What are we to think of this situation? Our answer to that goes to the heart of how we view the importance of the artist’s intention. Was the fragmentary nature of the painting intentional on Courbet’s part? Did Courbet accord the fragment the same status and weight as a ‘complete’ painting? Does it matter what Courbet thought? These questions get the heart of how we see art in relation to the artist and the essay writer misses an opportunity to shed new light on this matter.
The separate collection of Ulf Küster’s ideas and reflections on Courbet incorporates personal memoir and art historical analysis. The text overlaps only a little with that in the catalogue. A small-format paperback with some illustrations, it throws an interesting sidelight on Courbet and does not aim to give an overview of the painter’s life and output as a whole. The binding feels a little flimsy.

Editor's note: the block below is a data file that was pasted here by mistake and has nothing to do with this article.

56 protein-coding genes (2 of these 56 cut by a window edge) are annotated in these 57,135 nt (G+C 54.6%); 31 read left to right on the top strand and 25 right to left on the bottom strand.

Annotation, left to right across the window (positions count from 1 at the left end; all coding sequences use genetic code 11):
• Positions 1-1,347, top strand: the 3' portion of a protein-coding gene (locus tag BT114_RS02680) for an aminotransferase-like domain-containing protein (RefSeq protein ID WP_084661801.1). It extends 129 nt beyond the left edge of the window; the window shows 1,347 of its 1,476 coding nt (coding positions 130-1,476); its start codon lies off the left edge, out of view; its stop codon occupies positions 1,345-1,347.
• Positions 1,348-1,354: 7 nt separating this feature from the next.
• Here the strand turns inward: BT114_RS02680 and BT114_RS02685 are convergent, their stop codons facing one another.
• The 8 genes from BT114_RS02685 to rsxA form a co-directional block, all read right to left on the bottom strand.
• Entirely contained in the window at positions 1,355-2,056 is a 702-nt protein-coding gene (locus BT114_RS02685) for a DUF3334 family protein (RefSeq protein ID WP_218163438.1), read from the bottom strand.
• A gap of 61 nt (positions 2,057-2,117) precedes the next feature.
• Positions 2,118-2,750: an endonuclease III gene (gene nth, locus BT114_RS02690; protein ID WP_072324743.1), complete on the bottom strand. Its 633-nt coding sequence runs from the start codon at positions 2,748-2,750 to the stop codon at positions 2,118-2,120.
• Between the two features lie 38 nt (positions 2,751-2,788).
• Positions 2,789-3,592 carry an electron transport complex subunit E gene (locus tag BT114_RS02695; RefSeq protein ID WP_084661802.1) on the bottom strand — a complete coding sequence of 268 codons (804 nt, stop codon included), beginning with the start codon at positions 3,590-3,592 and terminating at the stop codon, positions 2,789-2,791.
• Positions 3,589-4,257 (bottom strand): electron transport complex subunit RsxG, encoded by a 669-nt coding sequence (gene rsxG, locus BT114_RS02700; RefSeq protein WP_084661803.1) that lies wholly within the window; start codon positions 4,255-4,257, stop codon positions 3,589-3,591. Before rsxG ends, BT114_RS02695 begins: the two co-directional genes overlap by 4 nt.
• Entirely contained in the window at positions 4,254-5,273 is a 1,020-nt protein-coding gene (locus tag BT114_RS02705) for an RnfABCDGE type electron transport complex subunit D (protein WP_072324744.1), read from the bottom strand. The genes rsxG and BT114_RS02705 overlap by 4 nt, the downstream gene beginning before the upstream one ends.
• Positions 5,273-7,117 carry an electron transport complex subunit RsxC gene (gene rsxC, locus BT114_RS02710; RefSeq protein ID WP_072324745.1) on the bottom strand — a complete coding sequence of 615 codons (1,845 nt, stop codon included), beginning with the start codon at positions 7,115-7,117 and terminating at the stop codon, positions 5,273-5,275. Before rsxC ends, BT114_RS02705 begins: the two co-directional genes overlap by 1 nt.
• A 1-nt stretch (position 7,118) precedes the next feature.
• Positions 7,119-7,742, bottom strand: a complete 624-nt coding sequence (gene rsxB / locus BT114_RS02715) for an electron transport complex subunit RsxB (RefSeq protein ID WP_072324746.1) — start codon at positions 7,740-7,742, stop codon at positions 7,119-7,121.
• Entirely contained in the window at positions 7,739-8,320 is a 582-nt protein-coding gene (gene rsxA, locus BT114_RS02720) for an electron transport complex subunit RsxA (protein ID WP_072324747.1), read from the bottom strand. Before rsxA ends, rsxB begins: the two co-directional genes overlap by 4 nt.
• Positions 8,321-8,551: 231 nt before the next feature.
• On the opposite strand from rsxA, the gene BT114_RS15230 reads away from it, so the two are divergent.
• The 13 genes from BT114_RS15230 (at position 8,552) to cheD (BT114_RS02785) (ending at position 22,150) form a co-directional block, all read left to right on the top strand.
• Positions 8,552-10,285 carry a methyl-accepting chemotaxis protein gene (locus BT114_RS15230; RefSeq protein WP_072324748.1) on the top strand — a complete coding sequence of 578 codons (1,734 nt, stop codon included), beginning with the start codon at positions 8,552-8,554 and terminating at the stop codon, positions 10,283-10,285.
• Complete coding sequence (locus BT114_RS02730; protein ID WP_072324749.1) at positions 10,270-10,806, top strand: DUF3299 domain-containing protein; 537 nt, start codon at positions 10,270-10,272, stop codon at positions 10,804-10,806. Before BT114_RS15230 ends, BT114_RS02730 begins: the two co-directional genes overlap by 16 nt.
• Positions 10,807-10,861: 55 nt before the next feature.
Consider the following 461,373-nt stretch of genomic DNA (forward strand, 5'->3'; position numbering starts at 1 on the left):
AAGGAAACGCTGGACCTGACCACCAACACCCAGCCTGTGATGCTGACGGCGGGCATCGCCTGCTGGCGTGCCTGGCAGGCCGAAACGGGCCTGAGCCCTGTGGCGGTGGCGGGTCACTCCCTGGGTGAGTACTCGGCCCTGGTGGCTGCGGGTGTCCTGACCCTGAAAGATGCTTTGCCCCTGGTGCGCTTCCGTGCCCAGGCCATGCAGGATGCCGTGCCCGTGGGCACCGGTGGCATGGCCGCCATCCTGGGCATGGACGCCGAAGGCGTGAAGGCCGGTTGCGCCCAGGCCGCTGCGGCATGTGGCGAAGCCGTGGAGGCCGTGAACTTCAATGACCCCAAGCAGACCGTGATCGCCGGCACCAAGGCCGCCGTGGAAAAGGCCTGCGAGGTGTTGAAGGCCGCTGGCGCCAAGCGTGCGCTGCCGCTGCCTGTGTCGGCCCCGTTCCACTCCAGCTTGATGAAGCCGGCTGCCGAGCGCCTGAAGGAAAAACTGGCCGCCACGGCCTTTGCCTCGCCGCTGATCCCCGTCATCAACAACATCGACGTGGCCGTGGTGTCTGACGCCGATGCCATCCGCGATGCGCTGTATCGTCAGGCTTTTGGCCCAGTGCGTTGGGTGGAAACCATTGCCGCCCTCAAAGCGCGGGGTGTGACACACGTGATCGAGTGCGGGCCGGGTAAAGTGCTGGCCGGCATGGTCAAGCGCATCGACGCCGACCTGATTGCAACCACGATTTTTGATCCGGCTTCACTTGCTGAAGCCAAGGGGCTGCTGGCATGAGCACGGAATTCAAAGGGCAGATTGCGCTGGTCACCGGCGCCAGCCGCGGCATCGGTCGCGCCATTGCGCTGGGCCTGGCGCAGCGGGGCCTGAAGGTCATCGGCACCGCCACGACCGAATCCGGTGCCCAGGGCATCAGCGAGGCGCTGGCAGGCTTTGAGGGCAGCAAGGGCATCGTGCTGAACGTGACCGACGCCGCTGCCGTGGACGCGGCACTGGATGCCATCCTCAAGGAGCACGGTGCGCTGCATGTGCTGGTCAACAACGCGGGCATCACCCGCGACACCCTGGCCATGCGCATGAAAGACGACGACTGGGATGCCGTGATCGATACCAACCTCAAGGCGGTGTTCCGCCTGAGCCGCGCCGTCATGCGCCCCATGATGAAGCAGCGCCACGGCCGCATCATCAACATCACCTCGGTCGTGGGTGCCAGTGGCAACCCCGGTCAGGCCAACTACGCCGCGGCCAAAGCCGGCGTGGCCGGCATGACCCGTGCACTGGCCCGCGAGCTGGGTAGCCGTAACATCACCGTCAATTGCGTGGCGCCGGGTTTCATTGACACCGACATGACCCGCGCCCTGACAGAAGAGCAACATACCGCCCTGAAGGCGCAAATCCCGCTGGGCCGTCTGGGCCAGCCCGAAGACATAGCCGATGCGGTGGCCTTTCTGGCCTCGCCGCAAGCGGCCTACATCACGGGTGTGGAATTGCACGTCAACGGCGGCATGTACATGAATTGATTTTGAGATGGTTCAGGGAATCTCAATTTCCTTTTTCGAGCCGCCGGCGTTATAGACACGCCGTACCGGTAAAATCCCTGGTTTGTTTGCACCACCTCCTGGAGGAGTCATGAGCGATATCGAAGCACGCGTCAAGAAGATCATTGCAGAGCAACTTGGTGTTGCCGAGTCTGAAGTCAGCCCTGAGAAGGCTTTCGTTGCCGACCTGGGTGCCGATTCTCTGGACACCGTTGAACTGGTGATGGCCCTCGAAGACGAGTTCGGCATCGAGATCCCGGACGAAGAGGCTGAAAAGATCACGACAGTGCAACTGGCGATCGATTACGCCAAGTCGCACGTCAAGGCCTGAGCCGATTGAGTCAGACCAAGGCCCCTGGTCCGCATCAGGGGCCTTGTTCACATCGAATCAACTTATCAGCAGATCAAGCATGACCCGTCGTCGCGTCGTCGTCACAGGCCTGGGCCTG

The exhibition catalogue has one serious failing which cannot go unaddressed. Many of the landscape format paintings are printed on pages over the book gutter. This has been done to make the reproductions larger but doing so has rendered the images partly unreadable. Is a reader expected to break the spine to flatten the pages so he or she can reduce the gutter shadow? The only way to show images wider than a single page is to use fold-outs. Hatje Cantz, a publisher with usually impeccable standards, has made an error in the design of the hardback Gustave Courbet.
Gustave Courbet, edited by Ulf Küster & Fondation Bayeler is published by Hatje Cantz, 2014. 200pp., 150 illus., €49.80 (hbk). ISBN 978 3 7757 3863 7
Gustave Courbet by Ulf Küster, is published by Hatje Cantz, 2014. 128pp, 24 illus., €14.80 (ppb). ISBN 978 3 7757 3877 4